The first known use of ‘ante meridiem’ was in 1563. It’s from Latin: ‘meridiem’ means midday or noon. ‘Ante’ means before and ‘post’ means after. So ante meridiem or a.m. is before noon—the hours between midnight and noon. Post meridiem or p.m. is afternoon—the hours between noon and midnight.
A.M. and p.m. are used to describe hours on a 12-hour clock. 10:15 a.m. means 10:15 in the morning; 10:15 p.m. means 10:15 at night. In the military and in Europe, they use a 24-hour clock, so 13:00 means 1:00 p.m.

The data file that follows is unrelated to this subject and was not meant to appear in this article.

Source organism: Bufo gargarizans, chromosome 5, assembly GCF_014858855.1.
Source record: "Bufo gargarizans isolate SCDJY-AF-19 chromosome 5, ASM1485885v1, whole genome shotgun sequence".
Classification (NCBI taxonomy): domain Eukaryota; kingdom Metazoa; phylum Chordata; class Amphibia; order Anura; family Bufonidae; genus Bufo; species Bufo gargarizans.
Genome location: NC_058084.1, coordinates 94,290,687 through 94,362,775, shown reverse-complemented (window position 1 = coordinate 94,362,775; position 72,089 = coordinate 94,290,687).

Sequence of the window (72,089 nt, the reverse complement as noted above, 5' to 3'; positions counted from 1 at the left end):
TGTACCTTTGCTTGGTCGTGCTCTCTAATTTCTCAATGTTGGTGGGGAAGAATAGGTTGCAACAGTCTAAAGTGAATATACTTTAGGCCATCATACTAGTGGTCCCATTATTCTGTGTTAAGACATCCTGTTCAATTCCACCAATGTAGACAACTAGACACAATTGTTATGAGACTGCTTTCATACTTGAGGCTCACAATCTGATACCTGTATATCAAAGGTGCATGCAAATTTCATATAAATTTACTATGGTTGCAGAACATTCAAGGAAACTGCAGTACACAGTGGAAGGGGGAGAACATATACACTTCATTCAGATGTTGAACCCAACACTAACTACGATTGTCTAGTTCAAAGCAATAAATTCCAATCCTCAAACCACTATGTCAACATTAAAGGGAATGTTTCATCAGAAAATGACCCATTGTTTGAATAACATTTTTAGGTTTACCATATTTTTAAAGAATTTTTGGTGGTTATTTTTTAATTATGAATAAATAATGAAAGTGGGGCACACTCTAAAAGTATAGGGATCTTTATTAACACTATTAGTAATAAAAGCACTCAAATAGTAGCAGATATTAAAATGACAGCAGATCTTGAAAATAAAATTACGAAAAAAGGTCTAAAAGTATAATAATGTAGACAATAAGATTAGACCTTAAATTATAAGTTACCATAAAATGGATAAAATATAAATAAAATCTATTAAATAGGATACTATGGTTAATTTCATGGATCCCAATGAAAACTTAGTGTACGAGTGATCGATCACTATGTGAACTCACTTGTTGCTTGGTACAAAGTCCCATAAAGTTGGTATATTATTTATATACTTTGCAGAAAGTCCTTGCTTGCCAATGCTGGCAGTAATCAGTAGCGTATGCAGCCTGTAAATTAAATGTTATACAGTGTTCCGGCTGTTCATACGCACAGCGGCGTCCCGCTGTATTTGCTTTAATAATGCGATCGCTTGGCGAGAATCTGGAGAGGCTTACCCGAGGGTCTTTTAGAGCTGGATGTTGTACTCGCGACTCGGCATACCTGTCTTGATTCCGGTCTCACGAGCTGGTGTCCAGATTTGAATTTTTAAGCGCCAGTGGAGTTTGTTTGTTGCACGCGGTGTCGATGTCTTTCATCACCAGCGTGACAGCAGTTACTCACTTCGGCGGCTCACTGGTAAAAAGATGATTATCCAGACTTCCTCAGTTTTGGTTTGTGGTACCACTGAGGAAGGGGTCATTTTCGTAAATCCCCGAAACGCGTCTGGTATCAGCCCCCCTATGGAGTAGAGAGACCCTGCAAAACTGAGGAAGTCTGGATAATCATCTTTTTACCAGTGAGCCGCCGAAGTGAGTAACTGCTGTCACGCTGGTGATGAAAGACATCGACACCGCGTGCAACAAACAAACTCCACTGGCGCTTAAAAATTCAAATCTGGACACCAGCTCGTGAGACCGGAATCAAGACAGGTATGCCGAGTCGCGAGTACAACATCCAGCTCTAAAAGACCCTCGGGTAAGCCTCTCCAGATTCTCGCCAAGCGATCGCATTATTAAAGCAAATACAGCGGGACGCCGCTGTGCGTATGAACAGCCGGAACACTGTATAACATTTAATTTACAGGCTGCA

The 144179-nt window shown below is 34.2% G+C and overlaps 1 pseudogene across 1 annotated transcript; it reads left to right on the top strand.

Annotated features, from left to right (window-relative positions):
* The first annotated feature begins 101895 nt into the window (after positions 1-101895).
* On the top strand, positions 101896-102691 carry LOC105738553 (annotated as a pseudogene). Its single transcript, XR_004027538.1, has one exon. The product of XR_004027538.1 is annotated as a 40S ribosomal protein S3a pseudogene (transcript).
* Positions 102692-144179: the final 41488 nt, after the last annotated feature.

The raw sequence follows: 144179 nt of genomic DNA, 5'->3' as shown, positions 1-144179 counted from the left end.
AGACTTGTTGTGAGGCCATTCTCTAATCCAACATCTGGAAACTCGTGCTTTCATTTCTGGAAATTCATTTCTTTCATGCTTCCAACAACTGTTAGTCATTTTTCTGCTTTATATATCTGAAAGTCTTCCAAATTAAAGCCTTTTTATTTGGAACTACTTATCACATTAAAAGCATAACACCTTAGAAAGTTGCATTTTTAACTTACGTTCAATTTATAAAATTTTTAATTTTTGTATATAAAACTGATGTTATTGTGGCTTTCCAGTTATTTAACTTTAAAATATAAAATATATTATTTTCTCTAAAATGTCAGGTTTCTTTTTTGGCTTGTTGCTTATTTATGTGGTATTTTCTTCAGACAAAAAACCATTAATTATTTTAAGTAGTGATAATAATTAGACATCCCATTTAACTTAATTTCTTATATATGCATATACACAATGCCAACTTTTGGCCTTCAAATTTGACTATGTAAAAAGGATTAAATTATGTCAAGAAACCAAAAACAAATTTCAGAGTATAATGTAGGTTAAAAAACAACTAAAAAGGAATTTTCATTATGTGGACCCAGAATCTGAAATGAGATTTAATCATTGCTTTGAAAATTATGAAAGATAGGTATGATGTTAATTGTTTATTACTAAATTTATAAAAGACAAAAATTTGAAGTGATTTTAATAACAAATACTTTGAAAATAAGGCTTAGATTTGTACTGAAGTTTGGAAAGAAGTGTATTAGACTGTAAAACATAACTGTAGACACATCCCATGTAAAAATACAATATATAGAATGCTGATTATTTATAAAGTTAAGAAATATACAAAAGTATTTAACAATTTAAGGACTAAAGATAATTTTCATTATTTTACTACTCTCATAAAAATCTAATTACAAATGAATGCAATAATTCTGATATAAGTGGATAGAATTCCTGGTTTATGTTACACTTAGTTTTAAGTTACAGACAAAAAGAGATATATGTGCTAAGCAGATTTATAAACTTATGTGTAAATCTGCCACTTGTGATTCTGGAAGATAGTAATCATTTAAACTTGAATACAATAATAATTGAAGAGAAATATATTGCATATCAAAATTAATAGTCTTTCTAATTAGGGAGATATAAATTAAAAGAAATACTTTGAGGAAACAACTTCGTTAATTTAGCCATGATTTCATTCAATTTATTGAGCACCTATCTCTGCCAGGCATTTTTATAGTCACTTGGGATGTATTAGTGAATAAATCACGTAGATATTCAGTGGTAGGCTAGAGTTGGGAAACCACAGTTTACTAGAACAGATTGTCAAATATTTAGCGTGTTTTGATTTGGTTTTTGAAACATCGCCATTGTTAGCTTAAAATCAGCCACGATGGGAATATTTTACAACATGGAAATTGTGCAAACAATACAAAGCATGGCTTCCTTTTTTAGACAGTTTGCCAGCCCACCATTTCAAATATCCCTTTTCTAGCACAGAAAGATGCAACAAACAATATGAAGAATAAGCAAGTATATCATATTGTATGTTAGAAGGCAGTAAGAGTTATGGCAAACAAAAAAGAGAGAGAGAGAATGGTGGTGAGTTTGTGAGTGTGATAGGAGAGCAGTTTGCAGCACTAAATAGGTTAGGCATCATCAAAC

‘Meridian’ is a different word with 2 meanings. The first meaning is to make an adjective out of meridiem. To say, “She’s wearing an anti-meridian dress” means she’s wearing a dress suitable for the morning. Nobody talks like that nowadays.
The second meaning is to describe a line of longitude. The Prime Meridian is Point Zero of east or west. It’s only ad 1563 in this history so we have to wait 200 years before somebody figures out longitude—and where in the world the Prime Meridian is located…
Back to the beginning of The Western Civ User’s Guide to Time & Space